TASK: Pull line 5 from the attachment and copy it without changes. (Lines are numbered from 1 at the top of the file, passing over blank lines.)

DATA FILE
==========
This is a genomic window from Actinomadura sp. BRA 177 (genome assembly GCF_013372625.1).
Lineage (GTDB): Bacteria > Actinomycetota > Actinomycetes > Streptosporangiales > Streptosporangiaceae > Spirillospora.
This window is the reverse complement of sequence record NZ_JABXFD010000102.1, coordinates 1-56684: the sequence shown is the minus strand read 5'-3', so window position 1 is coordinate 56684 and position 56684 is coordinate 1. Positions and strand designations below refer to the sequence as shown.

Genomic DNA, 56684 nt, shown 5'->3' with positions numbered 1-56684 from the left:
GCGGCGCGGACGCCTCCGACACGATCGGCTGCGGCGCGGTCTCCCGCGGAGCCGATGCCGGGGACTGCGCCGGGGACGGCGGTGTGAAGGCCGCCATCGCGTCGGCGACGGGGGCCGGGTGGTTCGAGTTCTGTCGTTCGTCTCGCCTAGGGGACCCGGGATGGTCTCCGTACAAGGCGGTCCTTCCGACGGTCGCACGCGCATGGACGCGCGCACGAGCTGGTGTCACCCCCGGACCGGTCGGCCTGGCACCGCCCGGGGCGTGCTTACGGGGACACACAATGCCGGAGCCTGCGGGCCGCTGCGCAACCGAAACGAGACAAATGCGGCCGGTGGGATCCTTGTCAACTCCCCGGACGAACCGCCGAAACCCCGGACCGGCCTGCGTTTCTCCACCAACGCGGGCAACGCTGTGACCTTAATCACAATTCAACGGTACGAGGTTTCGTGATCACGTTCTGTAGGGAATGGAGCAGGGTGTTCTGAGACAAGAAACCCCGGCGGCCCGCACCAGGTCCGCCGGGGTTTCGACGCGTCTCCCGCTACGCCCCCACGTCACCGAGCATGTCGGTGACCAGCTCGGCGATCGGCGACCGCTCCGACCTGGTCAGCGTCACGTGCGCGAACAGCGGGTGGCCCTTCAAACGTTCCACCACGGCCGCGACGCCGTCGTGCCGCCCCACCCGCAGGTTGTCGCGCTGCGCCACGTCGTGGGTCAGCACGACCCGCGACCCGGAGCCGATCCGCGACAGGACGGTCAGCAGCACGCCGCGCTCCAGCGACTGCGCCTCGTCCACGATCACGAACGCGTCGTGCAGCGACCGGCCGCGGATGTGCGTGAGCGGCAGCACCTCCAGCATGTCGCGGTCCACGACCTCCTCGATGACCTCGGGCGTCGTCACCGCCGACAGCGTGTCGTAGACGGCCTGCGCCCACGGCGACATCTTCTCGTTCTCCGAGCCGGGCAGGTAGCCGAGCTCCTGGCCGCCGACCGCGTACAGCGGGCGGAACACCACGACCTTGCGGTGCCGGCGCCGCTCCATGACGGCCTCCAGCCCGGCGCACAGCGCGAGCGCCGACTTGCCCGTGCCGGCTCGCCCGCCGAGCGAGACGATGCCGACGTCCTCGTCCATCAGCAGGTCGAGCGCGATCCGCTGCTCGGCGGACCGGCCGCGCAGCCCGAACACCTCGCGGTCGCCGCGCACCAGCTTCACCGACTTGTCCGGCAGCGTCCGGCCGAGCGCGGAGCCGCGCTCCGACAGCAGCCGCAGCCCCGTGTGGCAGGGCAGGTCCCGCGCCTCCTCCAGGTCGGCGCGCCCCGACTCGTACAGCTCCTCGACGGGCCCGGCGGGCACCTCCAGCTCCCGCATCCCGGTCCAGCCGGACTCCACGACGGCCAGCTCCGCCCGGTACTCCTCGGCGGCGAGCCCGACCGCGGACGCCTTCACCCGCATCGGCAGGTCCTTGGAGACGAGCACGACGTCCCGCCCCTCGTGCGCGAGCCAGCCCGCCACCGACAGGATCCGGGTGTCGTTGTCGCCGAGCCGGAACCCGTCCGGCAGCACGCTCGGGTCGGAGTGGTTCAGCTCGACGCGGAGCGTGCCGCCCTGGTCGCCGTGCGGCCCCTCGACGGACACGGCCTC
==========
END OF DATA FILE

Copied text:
GCGGCGCGGACGCCTCCGACACGATCGGCTGCGGCGCGGTCTCCCGCGGAGCCGATGCCGGGGACTGCGCCGGGGACGGCGGTGTGAAGGCCGCCATCGCGTCGGCGACGGGGGCCGGGTGGTTCGAGTTCTGTCGTTCGTCTCGCCTAGGGGACCCGGGATGGTCTCCGTACAAGGCGGTCCTTCCGACGGTCGCACGCGCATGGACGCGCGCACGAGCTGGTGTCACCCCCGGACCGGTCGGCCTGGCACCGCCCGGGGCGTGCTTACGGGGACACACAATGCCGGAGCCTGCGGGCCGCTGCGCAACCGAAACGAGACAAATGCGGCCGGTGGGATCCTTGTCAACTCCCCGGACGAACCGCCGAAACCCCGGACCGGCCTGCGTTTCTCCACCAACGCGGGCAACGCTGTGACCTTAATCACAATTCAACGGTACGAGGTTTCGTGATCACGTTCTGTAGGGAATGGAGCAGGGTGTTCTGAGACAAGAAACCCCGGCGGCCCGCACCAGGTCCGCCGGGGTTTCGACGCGTCTCCCGCTACGCCCCCACGTCACCGAGCATGTCGGTGACCAGCTCGGCGATCGGCGACCGCTCCGACCTGGTCAGCGTCACGTGCGCGAACAGCGGGTGGCCCTTCAAACGTTCCACCACGGCCGCGACGCCGTCGTGCCGCCCCACCCGCAGGTTGTCGCGCTGCGCCACGTCGTGGGTCAGCACGACCCGCGACCCGGAGCCGATCCGCGACAGGACGGTCAGCAGCACGCCGCGCTCCAGCGACTGCGCCTCGTCCACGATCACGAACGCGTCGTGCAGCGACCGGCCGCGGATGTGCGTGAGCGGCAGCACCTCCAGCATGTCGCGGTCCACGACCTCCTCGATGACCTCGGGCGTCGTCACCGCCGACAGCGTGTCGTAGACGGCCTGCGCCCACGGCGACATCTTCTCGTTCTCCGAGCCGGGCAGGTAGCCGAGCTCCTGGCCGCCGACCGCGTACAGCGGGCGGAACACCACGACCTTGCGGTGCCGGCGCCGCTCCATGACGGCCTCCAGCCCGGCGCACAGCGCGAGCGCCGACTTGCCCGTGCCGGCTCGCCCGCCGAGCGAGACGATGCCGACGTCCTCGTCCATCAGCAGGTCGAGCGCGATCCGCTGCTCGGCGGACCGGCCGCGCAGCCCGAACACCTCGCGGTCGCCGCGCACCAGCTTCACCGACTTGTCCGGCAGCGTCCGGCCGAGCGCGGAGCCGCGCTCCGACAGCAGCCGCAGCCCCGTGTGGCAGGGCAGGTCCCGCGCCTCCTCCAGGTCGGCGCGCCCCGACTCGTACAGCTCCTCGACGGGCCCGGCGGGCACCTCCAGCTCCCGCATCCCGGTCCAGCCGGACTCCACGACGGCCAGCTCCGCCCGGTACTCCTCGGCGGCGAGCCCGACCGCGGACGCCTTCACCCGCATCGGCAGGTCCTTGGAGACGAGCACGACGTCCCGCCCCTCGTGCGCGAGCCAGCCCGCCACCGACAGGATCCGGGTGTCGTTGTCGCCGAGCCGGAACCCGTCCGGCAGCACGCTCGGGTCGGAGTGGTTCAGCTCGACGCGGAGCGTGCCGCCCTGGTCGCCGTGCGGCCCCTCGACGGACACGGCCTC